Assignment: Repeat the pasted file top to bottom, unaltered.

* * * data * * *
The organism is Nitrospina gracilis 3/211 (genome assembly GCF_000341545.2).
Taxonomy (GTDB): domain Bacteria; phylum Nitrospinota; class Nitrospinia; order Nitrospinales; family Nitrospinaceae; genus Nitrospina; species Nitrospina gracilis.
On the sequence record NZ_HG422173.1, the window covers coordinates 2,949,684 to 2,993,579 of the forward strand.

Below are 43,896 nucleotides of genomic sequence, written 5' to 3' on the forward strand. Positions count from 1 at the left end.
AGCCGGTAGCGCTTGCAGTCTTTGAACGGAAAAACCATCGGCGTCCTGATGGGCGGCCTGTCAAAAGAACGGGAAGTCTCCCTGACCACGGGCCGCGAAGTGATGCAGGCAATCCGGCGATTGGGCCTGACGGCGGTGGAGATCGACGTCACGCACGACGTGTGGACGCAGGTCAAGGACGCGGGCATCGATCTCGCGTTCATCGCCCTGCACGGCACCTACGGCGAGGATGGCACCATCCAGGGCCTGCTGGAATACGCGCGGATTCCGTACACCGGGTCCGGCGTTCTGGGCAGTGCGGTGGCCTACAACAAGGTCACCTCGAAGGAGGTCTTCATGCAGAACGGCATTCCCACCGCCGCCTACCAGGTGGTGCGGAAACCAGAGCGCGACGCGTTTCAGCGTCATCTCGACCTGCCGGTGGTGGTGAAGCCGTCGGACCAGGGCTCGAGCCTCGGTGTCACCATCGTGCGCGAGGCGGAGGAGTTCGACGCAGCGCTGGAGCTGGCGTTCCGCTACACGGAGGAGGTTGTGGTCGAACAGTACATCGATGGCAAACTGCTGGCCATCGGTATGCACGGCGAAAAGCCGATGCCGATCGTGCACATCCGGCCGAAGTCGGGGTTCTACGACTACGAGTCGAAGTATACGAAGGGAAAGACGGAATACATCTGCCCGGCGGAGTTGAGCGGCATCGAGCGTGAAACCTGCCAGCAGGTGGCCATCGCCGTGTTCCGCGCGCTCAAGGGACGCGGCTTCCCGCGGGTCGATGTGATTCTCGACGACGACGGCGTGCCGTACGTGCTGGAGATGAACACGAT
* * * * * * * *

The organism is Nitrospina gracilis 3/211 (genome assembly GCF_000341545.2).
Taxonomy (GTDB): domain Bacteria; phylum Nitrospinota; class Nitrospinia; order Nitrospinales; family Nitrospinaceae; genus Nitrospina; species Nitrospina gracilis.
On the sequence record NZ_HG422173.1, the window covers coordinates 2,949,684 to 2,993,579 of the forward strand.

Below are 43,896 nucleotides of genomic sequence, written 5' to 3' on the forward strand. Positions count from 1 at the left end.
AGCCGGTAGCGCTTGCAGTCTTTGAACGGAAAAACCATCGGCGTCCTGATGGGCGGCCTGTCAAAAGAACGGGAAGTCTCCCTGACCACGGGCCGCGAAGTGATGCAGGCAATCCGGCGATTGGGCCTGACGGCGGTGGAGATCGACGTCACGCACGACGTGTGGACGCAGGTCAAGGACGCGGGCATCGATCTCGCGTTCATCGCCCTGCACGGCACCTACGGCGAGGATGGCACCATCCAGGGCCTGCTGGAATACGCGCGGATTCCGTACACCGGGTCCGGCGTTCTGGGCAGTGCGGTGGCCTACAACAAGGTCACCTCGAAGGAGGTCTTCATGCAGAACGGCATTCCCACCGCCGCCTACCAGGTGGTGCGGAAACCAGAGCGCGACGCGTTTCAGCGTCATCTCGACCTGCCGGTGGTGGTGAAGCCGTCGGACCAGGGCTCGAGCCTCGGTGTCACCATCGTGCGCGAGGCGGAGGAGTTCGACGCAGCGCTGGAGCTGGCGTTCCGCTACACGGAGGAGGTTGTGGTCGAACAGTACATCGATGGCAAACTGCTGGCCATCGGTATGCACGGCGAAAAGCCGATGCCGATCGTGCACATCCGGCCGAAGTCGGGGTTCTACGACTACGAGTCGAAGTATACGAAGGGAAAGACGGAATACATCTGCCCGGCGGAGTTGAGCGGCATCGAGCGTGAAACCTGCCAGCAGGTGGCCATCGCCGTGTTCCGCGCGCTCAAGGGACGCGGCTTCCCGCGGGTCGATGTGATTCTCGACGACGACGGCGTGCCGTACGTGCTGGAGATGAACACGAT